Growing Dangers to Stocks From the U.S.-China Trade Conflict

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I spent the weekend in Shanghai taking in the excitement of Alibaba’s (BABA) Singles Day, where online sales rocketed to a new record of $30.8 billion—exceeding the $19.6 billion Americans spent between Thanksgiving and Cyber Monday last year plus the $4 billion they spent on Amazon’s (AMZN) June 16 Prime Day combined. Alibaba executives hailed that result as proof that China’s economy is doing just fine, thank you, and that its consumers don’t care about the escalating U.S.-China trade war. And there was some good news for Apple, which emerged as the top-selling smartphone brand on Alibaba’s platform during the festival, eclipsing Chinese rivals including Huawei and Xiaomi.

And yet, by Monday, Apple’s (AAPL) share price was tanking, dragging the Dow down 600 points and triggering a selloff in Asia. The source of the scare was Lumentum, a key Apple supplier of facial recognition technology, which cut its quarterly profit outlook, citing reduced demand from a major customer. That triggered fears that Apple sales are faltering going into the holiday season. Other Apple suppliers, including Foxconn, Japanese parts manufacturers TDK and Taiyo Yuden, tumbled in tandem.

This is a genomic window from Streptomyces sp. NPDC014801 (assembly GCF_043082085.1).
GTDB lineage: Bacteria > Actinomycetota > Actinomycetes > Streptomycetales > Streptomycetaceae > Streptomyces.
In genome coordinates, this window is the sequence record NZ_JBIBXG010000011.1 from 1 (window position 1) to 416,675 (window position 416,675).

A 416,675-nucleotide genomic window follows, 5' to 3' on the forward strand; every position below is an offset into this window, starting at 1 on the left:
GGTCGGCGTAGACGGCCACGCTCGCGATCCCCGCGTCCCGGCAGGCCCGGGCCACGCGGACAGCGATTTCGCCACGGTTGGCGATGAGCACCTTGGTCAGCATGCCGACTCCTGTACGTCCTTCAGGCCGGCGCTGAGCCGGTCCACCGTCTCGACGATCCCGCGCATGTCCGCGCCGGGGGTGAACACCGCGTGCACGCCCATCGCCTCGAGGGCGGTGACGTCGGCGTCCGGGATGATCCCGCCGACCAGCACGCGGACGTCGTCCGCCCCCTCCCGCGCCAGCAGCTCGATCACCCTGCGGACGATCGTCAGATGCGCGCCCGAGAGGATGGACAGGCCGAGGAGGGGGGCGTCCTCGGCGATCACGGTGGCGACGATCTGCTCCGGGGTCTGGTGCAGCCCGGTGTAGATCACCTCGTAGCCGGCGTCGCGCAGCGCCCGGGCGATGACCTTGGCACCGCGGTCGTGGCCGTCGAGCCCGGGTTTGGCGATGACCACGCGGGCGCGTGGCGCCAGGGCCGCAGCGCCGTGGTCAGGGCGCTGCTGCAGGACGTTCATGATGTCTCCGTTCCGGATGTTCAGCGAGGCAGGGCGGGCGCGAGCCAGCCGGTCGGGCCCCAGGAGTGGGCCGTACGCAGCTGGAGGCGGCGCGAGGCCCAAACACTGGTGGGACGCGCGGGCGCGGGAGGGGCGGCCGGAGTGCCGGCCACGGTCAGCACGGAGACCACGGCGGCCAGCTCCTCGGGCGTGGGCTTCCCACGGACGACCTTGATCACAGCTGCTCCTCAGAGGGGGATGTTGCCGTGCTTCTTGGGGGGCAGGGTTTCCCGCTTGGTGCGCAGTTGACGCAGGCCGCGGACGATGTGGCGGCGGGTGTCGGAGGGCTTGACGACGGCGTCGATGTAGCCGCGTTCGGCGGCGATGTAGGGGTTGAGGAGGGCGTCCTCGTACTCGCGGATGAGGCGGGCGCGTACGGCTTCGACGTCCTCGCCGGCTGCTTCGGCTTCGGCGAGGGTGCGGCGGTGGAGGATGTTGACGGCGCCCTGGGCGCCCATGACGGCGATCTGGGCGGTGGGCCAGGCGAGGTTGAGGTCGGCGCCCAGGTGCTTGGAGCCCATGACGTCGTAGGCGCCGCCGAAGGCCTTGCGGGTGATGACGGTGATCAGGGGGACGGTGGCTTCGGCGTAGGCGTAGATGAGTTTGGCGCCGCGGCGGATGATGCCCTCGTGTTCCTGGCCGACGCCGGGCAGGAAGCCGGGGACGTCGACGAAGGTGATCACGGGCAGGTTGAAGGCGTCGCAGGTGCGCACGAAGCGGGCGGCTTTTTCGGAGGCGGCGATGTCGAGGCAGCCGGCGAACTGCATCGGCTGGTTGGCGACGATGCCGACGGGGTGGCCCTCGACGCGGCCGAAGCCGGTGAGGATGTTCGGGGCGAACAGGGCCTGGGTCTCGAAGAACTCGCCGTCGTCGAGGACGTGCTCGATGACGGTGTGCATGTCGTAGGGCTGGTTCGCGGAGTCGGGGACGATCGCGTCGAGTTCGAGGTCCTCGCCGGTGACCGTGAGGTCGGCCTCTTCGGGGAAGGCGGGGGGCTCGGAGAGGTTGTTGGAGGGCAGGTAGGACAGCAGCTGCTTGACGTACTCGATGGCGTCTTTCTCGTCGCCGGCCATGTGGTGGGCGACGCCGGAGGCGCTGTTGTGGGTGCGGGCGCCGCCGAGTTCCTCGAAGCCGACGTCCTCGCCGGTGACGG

Monday night brought a glimmer of hope, as the Wall Street Journal reported that Treasury Secretary Steven Mnuchin had resumed discussions with China’s top negotiator Liu He about a possible U.S.-China trade deal. The two men spoke by telephone Friday, according to the Journal. In Hong Kong Tuesday, the South China Morning Post reported that Liu He had reinstated a scuttled plan to visit the U.S. for trade talks.

As I write, Wednesday midday in Hong Kong, Chinese markets are drifting lower as investors try to figure out what’s going on. All eyes are on the Group of 20 summit in Buenos Aires at the end of this month, where presidents Trump and Xi are slated to meet for dinner. Trump may be in the stronger bargaining position. But it’s hard to imagine how the Chinese leader could accede to all of the demands set forth by the White House—particularly the U.S. demand that Xi dismantle his signature “Made in China 2025” initiative for upgrading China’s technological capabilities. Adding to the uncertainty: Trump’s own economic advisers remain deeply divided about the value of a trade truce.

China’s leaders had hoped Trump would be keener for a deal in the aftermath of Republican mid-term losses, but it’s far from clear Trump himself sees it that way. To date, he has shown few signs of concern about the economic pain higher tariffs on China will inflict on the U.S. economy. If nothing else, the week’s developments offer fresh evidence of how interdependent the two economies have become; how tightly matters of technology, trade, and global markets remain intertwined; and how high the stakes of a protracted stalemate have grown.

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